- Elizabeth Hinton, From the War on Poverty to the War on Crime: The Making of Mass Incarceration in America (Chapters 5-9, Epilogue)
Due Tuesday, October 31: Précis of Book
November 1: Documentary (II)
- In-class viewing: Ava DuVernay, 13th
November 6: Book Reviews
- Donna Murch, “Who’s to Blame for Mass Incarceration?”, Boston Review, October 16, 2015. Review of Michael Javen Fortner, Black Silent Majority: The Rockefeller Drug Laws and the Politics of Punishment (Harvard University Press, 2015).
- Michael Javen Fortner response to Donna Murch: “Historical Method and the Noble Lie: A Reply to Donna Murch”, Boston Review, October 23, 2015.
November 8: Punditry and Advocacy
- Josh Zeitz, “How Trump Is Recycling Nixon’s ‘Law and Order’ Playbook”, Politico, July 18, 2016.
- Moshik Temkin, “Historians Shouldn’t Be Pundits”, New York Times, June 26, 2017.
Unit III. Putting it All Together
November 13: History in the 21st Century
- Emma Paling, Wikipedia’s Hostility to Women, The Atlantic, October 21, 2015.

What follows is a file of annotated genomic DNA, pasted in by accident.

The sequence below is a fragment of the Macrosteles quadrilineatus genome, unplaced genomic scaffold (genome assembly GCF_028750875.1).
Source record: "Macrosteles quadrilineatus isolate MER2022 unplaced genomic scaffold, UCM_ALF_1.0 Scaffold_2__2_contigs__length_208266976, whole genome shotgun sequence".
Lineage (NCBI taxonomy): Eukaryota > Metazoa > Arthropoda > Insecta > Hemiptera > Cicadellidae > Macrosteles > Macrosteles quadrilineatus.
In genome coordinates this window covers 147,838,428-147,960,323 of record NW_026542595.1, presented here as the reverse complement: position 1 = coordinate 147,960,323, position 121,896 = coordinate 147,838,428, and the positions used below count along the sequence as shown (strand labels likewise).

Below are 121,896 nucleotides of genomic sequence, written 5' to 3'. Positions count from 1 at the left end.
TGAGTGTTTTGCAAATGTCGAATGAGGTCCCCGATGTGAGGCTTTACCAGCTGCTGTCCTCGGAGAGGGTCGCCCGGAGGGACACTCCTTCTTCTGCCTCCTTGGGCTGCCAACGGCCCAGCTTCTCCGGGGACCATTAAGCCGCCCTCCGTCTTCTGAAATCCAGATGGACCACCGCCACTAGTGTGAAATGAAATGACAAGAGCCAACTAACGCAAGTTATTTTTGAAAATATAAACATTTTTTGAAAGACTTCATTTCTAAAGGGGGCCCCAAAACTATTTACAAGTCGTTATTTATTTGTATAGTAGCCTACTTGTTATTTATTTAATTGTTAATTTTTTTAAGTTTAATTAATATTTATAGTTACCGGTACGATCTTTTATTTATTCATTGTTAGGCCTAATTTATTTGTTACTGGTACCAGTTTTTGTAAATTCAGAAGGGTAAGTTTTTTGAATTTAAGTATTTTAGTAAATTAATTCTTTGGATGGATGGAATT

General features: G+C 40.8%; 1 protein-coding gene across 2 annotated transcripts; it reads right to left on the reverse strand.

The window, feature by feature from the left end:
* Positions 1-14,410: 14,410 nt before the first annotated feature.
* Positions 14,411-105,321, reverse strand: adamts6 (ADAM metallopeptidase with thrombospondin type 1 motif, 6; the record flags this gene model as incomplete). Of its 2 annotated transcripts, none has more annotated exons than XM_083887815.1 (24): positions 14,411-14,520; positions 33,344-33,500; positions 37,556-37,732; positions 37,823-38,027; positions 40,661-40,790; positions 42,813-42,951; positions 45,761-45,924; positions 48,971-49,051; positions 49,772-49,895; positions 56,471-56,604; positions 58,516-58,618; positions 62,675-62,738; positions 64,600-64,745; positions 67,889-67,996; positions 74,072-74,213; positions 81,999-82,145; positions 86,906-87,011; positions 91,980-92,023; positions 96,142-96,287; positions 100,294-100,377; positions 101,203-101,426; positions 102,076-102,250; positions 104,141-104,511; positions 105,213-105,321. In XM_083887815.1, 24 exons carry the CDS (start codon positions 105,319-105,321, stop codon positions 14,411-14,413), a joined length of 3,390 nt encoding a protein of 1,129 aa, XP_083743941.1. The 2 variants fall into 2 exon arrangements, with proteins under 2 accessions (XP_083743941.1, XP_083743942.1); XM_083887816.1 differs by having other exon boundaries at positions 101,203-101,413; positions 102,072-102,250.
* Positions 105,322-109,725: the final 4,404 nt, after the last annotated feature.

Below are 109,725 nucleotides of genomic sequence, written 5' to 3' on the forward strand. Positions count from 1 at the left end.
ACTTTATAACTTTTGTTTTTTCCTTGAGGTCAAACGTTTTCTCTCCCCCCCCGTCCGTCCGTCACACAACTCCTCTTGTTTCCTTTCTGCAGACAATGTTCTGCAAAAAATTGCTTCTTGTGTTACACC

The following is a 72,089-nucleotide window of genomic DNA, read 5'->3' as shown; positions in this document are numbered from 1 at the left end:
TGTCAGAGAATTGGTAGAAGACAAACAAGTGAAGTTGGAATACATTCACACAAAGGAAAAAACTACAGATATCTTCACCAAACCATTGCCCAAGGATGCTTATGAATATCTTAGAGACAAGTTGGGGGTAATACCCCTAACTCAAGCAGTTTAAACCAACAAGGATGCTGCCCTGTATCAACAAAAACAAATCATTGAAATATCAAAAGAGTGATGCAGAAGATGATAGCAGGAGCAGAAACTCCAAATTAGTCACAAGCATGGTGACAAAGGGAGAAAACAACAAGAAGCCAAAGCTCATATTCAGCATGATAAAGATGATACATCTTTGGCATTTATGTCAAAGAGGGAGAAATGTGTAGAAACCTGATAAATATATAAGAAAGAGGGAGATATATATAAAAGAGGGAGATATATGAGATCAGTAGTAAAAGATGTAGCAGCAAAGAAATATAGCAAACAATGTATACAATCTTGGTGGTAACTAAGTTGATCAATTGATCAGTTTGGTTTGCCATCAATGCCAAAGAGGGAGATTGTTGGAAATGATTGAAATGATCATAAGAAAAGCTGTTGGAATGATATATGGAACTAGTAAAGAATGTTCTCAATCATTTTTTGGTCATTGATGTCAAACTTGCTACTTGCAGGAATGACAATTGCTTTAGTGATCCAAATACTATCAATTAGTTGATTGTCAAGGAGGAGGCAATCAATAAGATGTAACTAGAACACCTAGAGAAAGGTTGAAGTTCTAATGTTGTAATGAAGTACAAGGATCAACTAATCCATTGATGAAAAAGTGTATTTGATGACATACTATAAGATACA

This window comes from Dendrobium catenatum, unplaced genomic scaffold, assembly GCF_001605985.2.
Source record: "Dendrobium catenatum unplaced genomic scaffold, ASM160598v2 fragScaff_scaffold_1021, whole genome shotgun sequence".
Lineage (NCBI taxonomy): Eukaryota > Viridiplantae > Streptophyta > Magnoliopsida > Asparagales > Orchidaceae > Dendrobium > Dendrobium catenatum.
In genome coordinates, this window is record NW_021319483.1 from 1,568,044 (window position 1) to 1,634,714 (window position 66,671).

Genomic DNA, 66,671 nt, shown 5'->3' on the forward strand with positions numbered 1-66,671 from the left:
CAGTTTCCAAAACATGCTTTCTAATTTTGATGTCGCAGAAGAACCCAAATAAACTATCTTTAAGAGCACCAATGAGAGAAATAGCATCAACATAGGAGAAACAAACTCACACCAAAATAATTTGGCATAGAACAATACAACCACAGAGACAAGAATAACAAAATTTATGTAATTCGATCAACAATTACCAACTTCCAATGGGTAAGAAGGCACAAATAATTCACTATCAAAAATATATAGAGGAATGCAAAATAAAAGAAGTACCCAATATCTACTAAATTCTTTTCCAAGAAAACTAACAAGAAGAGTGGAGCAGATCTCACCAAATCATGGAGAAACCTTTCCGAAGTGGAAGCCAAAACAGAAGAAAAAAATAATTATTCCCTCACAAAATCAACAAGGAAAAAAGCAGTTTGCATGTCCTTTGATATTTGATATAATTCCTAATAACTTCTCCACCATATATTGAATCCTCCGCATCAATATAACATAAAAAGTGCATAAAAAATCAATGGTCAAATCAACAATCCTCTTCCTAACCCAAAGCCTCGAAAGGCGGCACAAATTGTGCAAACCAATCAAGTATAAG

- Listen to first 9:30 of “Truth and the World of Wikipedia Gatekeepers, NPR Talk of the Nation, February 22, 2012.
Due Tuesday November 14th by 5PM: Book Review related to your topic
November 15: Wikipedia
- Complete the three online student training modules: Wikipedia Essentials, Editing Basics, Evaluating Articles and Sources
November 20: Public History
- Kenneth Foote, Shadowed Ground: America’s Landscapes of Violence and Tragedy (Chapter 1: A Landscape of Violence and Tragedy)
November 22: [No Class – Thanksgiving Break]
November 27: Podcasting
- Listen to Episode 5: The Spin Uncivil podcast. Write a brief outline of the episode and its different components.
November 29: Workshop
- Come to class with your thesis statement written and a draft of your bibliography
Due Friday, December 1 by 11:59PM: Draft of Prospectus
Due Sunday, December 3 by 5:00PM: Podcast episode sent via email/Dropbox
December 4: Feedback
- Read your partner’s draft prospectus and come to class with written comments and feedback
- Listen to one other group’s podcast and write a one-paragraph response.
December 6: Looking Backwards, Looking Forward
Due Sunday, December 10: Final Draft of Prospectus